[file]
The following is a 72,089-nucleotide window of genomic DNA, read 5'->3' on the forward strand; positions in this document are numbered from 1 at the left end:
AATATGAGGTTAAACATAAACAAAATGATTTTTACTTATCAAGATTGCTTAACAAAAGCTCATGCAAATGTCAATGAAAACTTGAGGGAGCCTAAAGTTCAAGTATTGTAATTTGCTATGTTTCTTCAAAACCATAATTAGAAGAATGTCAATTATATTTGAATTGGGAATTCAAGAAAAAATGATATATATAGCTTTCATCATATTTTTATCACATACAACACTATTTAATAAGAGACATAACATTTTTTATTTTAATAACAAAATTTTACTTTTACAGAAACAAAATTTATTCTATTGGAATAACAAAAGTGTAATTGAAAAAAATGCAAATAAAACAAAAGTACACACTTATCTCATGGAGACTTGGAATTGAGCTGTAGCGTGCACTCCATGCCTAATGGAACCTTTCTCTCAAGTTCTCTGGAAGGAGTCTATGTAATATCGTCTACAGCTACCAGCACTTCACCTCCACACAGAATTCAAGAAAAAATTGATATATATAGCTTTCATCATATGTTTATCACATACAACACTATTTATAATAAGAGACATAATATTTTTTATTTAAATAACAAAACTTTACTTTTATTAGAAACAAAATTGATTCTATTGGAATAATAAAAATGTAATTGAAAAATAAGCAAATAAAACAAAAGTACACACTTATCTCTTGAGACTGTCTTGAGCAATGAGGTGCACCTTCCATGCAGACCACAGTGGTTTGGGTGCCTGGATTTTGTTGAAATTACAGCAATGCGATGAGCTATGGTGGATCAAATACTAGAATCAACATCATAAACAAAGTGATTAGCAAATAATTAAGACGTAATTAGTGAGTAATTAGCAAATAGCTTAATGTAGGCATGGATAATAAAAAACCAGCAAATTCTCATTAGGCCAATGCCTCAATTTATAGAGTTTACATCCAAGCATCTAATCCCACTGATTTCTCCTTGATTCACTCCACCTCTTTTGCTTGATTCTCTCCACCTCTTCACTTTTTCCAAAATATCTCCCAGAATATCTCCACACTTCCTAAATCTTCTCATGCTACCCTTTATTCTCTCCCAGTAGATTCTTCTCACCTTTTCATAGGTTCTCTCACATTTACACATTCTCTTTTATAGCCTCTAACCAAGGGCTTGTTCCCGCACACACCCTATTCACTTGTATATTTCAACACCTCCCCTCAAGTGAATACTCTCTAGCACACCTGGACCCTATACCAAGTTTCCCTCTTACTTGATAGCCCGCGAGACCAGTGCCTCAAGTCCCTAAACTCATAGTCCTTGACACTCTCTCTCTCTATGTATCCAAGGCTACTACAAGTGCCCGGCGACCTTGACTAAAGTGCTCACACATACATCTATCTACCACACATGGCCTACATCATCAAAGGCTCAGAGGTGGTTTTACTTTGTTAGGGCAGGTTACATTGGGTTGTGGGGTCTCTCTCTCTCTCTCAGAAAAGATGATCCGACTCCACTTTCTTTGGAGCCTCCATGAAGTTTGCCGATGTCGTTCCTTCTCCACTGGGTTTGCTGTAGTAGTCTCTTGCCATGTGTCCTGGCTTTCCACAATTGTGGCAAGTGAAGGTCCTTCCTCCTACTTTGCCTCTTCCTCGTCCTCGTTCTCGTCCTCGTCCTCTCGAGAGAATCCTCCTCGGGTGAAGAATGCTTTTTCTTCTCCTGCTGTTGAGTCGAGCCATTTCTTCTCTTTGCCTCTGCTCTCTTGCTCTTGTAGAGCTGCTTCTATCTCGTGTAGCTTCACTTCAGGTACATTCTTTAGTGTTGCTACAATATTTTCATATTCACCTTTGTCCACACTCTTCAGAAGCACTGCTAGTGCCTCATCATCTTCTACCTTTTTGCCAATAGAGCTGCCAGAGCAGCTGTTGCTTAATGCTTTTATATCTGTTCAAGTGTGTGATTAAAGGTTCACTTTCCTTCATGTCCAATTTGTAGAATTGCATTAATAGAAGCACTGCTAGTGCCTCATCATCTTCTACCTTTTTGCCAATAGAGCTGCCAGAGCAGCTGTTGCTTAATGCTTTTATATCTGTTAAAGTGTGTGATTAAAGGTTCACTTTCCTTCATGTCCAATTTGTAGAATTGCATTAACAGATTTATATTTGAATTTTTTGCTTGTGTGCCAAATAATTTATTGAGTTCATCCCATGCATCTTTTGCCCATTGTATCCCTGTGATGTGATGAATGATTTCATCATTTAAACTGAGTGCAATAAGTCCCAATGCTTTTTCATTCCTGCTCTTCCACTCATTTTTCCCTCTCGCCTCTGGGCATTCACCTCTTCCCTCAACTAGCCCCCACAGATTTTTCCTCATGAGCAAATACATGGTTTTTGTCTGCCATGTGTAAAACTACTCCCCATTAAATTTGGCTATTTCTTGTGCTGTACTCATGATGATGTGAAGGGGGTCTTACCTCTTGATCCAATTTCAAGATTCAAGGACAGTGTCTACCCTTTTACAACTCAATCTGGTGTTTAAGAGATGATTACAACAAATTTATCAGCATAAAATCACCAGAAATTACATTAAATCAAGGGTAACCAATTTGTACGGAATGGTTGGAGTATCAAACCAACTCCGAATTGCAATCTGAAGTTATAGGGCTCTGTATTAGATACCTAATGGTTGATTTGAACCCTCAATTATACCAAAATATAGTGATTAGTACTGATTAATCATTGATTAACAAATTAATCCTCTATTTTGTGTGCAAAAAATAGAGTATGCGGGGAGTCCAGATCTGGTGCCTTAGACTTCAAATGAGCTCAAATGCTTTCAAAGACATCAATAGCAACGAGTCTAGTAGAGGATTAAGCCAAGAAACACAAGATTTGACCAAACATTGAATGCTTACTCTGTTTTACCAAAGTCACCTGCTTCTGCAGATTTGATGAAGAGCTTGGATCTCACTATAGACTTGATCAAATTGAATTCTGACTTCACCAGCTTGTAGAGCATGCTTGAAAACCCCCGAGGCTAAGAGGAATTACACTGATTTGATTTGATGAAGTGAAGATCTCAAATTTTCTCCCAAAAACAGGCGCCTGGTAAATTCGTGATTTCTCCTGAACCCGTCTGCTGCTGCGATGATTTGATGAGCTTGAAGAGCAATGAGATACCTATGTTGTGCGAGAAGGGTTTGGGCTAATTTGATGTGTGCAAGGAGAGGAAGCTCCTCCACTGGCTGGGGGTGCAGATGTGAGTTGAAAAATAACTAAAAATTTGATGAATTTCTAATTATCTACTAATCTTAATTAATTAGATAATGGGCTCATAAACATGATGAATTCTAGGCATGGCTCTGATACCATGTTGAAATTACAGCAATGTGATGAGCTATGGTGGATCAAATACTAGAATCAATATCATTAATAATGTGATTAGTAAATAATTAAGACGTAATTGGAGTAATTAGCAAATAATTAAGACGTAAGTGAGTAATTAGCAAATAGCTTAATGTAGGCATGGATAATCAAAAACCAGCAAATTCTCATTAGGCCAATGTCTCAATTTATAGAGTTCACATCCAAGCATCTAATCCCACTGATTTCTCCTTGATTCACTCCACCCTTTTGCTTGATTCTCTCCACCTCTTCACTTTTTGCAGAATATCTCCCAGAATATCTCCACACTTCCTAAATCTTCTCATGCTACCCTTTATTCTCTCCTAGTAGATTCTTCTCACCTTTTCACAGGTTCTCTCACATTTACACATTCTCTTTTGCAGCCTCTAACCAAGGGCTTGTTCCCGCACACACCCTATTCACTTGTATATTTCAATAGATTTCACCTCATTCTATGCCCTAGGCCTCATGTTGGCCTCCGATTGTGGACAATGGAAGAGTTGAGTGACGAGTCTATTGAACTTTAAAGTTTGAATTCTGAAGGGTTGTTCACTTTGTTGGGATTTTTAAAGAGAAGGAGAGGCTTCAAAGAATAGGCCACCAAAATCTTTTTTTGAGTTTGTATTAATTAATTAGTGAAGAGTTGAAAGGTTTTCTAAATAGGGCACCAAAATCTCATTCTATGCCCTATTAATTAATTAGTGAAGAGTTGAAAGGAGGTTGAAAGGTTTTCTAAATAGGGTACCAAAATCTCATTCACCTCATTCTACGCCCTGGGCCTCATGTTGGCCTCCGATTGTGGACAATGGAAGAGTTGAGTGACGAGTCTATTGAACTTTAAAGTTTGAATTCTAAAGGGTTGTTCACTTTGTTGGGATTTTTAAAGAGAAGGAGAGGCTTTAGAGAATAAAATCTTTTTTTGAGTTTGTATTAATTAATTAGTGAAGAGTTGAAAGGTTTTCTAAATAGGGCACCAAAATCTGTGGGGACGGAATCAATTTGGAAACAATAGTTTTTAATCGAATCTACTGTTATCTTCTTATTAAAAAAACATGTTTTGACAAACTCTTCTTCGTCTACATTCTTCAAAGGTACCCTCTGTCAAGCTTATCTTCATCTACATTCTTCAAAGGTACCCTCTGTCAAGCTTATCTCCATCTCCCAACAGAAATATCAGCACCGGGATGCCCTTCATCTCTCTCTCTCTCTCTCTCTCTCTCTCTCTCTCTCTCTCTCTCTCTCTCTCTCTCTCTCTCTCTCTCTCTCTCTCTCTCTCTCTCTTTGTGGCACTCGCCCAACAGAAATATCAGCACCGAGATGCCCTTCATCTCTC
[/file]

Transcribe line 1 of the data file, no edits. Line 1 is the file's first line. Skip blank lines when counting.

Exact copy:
The following is a 72,089-nucleotide window of genomic DNA, read 5'->3' on the forward strand; positions in this document are numbered from 1 at the left end: